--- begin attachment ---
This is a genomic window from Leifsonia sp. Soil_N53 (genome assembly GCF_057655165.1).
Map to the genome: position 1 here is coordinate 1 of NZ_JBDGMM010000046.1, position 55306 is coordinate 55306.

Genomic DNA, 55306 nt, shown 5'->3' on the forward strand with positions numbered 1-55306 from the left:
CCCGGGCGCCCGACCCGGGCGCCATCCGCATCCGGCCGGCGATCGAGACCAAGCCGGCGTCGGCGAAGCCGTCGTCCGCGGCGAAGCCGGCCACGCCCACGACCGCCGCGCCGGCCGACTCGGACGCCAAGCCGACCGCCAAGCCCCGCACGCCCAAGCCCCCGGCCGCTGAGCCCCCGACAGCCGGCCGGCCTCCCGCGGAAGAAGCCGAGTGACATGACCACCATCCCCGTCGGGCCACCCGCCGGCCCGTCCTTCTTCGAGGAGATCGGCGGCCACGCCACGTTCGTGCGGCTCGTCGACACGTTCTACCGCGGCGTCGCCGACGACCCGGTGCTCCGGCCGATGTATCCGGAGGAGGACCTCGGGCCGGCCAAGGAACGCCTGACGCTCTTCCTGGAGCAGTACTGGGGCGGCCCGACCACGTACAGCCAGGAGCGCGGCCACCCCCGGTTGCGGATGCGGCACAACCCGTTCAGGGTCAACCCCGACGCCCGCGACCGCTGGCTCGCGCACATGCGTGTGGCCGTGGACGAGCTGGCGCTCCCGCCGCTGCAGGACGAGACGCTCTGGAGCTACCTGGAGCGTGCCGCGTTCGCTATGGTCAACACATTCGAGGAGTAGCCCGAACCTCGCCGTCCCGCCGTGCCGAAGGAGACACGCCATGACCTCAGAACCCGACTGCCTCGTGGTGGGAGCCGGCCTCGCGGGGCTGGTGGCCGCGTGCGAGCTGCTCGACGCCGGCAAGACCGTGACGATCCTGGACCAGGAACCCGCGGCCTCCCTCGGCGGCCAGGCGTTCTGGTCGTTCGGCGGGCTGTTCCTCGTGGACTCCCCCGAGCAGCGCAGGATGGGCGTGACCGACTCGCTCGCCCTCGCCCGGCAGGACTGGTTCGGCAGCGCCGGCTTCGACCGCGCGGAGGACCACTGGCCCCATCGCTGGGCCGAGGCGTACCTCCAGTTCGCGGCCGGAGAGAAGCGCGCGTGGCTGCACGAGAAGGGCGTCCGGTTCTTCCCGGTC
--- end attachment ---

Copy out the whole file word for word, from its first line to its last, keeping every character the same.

This is a genomic window from Leifsonia sp. Soil_N53 (genome assembly GCF_057655165.1).
Map to the genome: position 1 here is coordinate 1 of NZ_JBDGMM010000046.1, position 55306 is coordinate 55306.

Genomic DNA, 55306 nt, shown 5'->3' on the forward strand with positions numbered 1-55306 from the left:
CCCGGGCGCCCGACCCGGGCGCCATCCGCATCCGGCCGGCGATCGAGACCAAGCCGGCGTCGGCGAAGCCGTCGTCCGCGGCGAAGCCGGCCACGCCCACGACCGCCGCGCCGGCCGACTCGGACGCCAAGCCGACCGCCAAGCCCCGCACGCCCAAGCCCCCGGCCGCTGAGCCCCCGACAGCCGGCCGGCCTCCCGCGGAAGAAGCCGAGTGACATGACCACCATCCCCGTCGGGCCACCCGCCGGCCCGTCCTTCTTCGAGGAGATCGGCGGCCACGCCACGTTCGTGCGGCTCGTCGACACGTTCTACCGCGGCGTCGCCGACGACCCGGTGCTCCGGCCGATGTATCCGGAGGAGGACCTCGGGCCGGCCAAGGAACGCCTGACGCTCTTCCTGGAGCAGTACTGGGGCGGCCCGACCACGTACAGCCAGGAGCGCGGCCACCCCCGGTTGCGGATGCGGCACAACCCGTTCAGGGTCAACCCCGACGCCCGCGACCGCTGGCTCGCGCACATGCGTGTGGCCGTGGACGAGCTGGCGCTCCCGCCGCTGCAGGACGAGACGCTCTGGAGCTACCTGGAGCGTGCCGCGTTCGCTATGGTCAACACATTCGAGGAGTAGCCCGAACCTCGCCGTCCCGCCGTGCCGAAGGAGACACGCCATGACCTCAGAACCCGACTGCCTCGTGGTGGGAGCCGGCCTCGCGGGGCTGGTGGCCGCGTGCGAGCTGCTCGACGCCGGCAAGACCGTGACGATCCTGGACCAGGAACCCGCGGCCTCCCTCGGCGGCCAGGCGTTCTGGTCGTTCGGCGGGCTGTTCCTCGTGGACTCCCCCGAGCAGCGCAGGATGGGCGTGACCGACTCGCTCGCCCTCGCCCGGCAGGACTGGTTCGGCAGCGCCGGCTTCGACCGCGCGGAGGACCACTGGCCCCATCGCTGGGCCGAGGCGTACCTCCAGTTCGCGGCCGGAGAGAAGCGCGCGTGGCTGCACGAGAAGGGCGTCCGGTTCTTCCCGGTC